Q3: Of course you’re making poetry, not trying to explain quantum theory or the nature of con-sciousness, so these different vocabularies are mixed in ways which produce new and surprising for-mulations. These often serve as a kind of commentary on the poem’s own process. In Cakewalk for example we have the lines: ‘The variety of their phase behaviour/encourages a focus deception/His long range special ordering/fantasises a language progression/from colloidal fluids to crystals.’ You’re interested in creating an aesthetic effect here, in provoking an experience for the reader. Is that right?

A3: Maybe aesthetic effect characterises what this is about, but we need to understand aesthetic, its basis in providing information or thoughts, in delighting the reader, in persuading the reader that it goes on and is saying something albeit elusive that there are a number of small conclusions and openings. The aesthetic effect would be a sense of wonder.

Q4: There are a series of ‘characters’ who appear throughout the text, one of the central figures be-ing the Burglar (capital B.) We’ll hear many references to the Burglar in the material you are going to read. Does the Burglar connect with your practice of appropriating text from other authors?

A4: The Burglar the Painter the Technician the Photographer the Bellman are persona in the work, I have mutual feelings about who they are and what they represent. They are metonyms for different aspects of human conditions. The Burglar steals DNA as a commodity on the stock exchange, he turns human substance into a commodity, he can put it on a USB stick, he steals consciousness, he attends to your sleep. It’s incidental that I gather my texts from texts that already exist. That would be a paradigm for Shakespeare and Chaucer, I only need to be an artist to make use of what is available. The character of the Burglar is multiple, his image is fleeting and unrecordable except as a passing wisp in the air. In a sudden lost breath. In a lost balance, stolen in that moment, in a trip on the step. Persuaded by gravity to drop instead of lift. The Burglar is a device to give the reader you or me, a landline, something to provide a recurrence and catch of bird song as it passes.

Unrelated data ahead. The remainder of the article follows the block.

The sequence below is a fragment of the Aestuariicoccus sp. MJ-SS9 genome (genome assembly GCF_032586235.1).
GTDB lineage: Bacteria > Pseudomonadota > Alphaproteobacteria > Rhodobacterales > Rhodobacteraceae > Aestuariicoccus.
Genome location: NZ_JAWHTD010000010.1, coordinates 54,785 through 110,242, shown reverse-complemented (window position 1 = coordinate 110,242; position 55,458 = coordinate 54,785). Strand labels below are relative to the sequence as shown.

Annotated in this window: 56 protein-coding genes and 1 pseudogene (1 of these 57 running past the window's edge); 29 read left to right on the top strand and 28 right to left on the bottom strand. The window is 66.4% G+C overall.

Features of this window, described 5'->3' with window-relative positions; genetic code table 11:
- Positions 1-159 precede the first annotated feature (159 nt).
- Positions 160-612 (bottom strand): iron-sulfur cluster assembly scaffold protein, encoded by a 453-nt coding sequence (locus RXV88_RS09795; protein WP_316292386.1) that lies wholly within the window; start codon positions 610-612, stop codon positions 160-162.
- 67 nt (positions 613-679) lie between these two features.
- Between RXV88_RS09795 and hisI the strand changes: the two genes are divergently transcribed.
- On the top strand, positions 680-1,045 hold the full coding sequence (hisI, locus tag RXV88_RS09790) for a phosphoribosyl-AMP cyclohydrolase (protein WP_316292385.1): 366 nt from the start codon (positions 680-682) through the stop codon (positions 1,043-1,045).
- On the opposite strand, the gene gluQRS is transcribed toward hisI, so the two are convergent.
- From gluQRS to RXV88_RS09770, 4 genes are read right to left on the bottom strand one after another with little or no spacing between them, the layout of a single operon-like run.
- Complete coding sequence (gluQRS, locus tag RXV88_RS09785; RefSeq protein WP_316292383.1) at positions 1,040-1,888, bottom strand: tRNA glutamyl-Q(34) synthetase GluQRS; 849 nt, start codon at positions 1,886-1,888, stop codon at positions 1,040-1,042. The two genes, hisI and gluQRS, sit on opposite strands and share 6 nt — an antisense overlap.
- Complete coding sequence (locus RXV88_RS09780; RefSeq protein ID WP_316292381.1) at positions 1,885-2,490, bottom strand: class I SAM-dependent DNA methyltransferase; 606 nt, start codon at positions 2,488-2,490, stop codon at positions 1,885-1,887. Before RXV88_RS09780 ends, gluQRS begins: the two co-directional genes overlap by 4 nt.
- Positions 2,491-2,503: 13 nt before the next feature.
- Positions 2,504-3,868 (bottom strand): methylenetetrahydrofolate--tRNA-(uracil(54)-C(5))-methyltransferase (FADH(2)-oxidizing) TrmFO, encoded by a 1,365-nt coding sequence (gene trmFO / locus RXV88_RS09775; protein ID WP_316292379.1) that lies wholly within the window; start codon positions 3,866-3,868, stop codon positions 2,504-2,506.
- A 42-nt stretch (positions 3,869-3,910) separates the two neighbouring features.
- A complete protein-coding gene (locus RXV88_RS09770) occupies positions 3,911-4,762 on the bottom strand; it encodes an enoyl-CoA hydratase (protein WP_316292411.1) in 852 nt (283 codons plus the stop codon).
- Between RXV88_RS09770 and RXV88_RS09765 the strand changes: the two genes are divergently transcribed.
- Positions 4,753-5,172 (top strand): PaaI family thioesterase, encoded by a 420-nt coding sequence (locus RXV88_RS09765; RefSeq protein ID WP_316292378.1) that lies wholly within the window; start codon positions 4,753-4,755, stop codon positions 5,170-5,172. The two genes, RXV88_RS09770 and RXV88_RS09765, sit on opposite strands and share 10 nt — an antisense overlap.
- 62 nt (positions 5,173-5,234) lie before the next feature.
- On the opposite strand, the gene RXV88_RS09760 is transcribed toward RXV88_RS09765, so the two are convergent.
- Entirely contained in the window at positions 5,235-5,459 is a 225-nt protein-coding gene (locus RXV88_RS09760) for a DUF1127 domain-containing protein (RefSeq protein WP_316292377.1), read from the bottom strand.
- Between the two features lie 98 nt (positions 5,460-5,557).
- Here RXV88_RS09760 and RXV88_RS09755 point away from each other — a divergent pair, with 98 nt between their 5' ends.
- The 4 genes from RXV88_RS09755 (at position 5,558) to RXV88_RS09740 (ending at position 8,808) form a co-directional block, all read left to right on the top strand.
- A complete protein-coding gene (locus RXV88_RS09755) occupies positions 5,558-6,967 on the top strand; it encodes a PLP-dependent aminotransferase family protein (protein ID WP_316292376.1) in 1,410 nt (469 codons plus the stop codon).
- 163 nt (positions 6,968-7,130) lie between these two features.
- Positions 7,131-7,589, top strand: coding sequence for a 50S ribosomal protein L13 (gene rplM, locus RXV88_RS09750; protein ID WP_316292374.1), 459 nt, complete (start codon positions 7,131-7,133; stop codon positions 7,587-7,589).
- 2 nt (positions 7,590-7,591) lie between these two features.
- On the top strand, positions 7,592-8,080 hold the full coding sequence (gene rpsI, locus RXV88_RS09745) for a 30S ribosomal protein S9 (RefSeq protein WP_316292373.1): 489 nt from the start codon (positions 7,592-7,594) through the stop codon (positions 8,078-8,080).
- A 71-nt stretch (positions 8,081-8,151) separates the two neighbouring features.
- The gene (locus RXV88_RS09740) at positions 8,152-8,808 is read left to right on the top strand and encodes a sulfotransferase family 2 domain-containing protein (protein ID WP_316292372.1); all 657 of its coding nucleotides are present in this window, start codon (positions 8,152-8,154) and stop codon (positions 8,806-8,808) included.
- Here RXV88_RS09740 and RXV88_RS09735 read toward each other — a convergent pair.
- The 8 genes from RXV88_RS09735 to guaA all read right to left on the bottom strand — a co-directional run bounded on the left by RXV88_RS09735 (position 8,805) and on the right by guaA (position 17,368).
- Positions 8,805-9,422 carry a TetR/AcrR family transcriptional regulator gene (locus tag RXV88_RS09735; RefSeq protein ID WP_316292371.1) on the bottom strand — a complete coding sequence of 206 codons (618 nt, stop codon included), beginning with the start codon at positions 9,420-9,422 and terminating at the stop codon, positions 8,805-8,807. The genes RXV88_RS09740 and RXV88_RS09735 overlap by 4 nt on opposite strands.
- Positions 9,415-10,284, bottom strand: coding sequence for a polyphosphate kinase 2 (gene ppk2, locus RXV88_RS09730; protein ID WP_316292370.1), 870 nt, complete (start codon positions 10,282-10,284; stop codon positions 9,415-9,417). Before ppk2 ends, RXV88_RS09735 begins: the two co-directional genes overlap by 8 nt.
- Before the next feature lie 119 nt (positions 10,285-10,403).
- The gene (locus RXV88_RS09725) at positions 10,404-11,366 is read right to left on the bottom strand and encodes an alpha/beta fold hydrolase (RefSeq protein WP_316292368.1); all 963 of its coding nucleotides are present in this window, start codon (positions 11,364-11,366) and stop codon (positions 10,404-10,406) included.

Q5: The concept of ‘entanglement’ in quantum physics interests you – the phenomenon where parti-cles remote from each other mirror each other’s behaviour. By analogy texts within Gravity are ‘en-tangled’ with each other. For example, poems at the end of the sequence, mirror texts from the be-ginning. The lines ‘The Burglar’s struggle against gravity/begins in irreversible vertigo/practiced in a periodic and reversible fashion/otherwise the lure of his search of self’ which you’ll read from ‘Bun-ny Hop’ are mirrored by: ‘The Burglar’s confrontation with exactness/held sway in this intuition, his immediate/seeing, in that false concept of a present/ trodden by fiction’ which appears in ‘Stroll’ (which you had planned to read but which we won’t have time for.) These poems were written many years apart and in very different settings. How do these textual entanglements relate to the concept of space-time?

A5: Entanglements characterises a summary of our condition as humans on a planet that is in the process of being destroyed. Our spacetime is a muliplex of where we are. The plurality of worlds that David Lewis and that for example the poet Jacques Roubaud returns to is one dimension of this, this is similar to Robert Duncan’s multiverse. It’s also more connected and interactive and self interfering than their concepts. It is disruptive in a positive way, it is energetic and the basis of our existence. It characterises that we are part of a pattern of connectedness, it’s how our human physiology works, how consciousness works or memory and our immune responses our weather. The mirrors are more extraordinary than a hall of mirrors or singular camera lens they are mobile. They are the basis of my aesthetic and my practice and my cooking. Entanglements are exemplary of the decoherence that we experience on a minute by minute condition. They articulate our loss and gains our uncer-tainty and confidence. Our accidents and corrective attentions. Our collective presences.

Your suggestion attends to composition over a broad time. You say over many years. It is also at that moment of energy that momenergy in a multiple of situations and conditions some consciously experienced others lost in the fleet of being. The benefit of project working is that it articulates the production of a poem as a job to do. It is conceptualised and planned and carried out. The idea over many years is lost to the spacetime of multiplicity and that is where the entanglement takes, is effi-caciousness, is how it is experienced as lost and found at once. Stolen and recovered at once.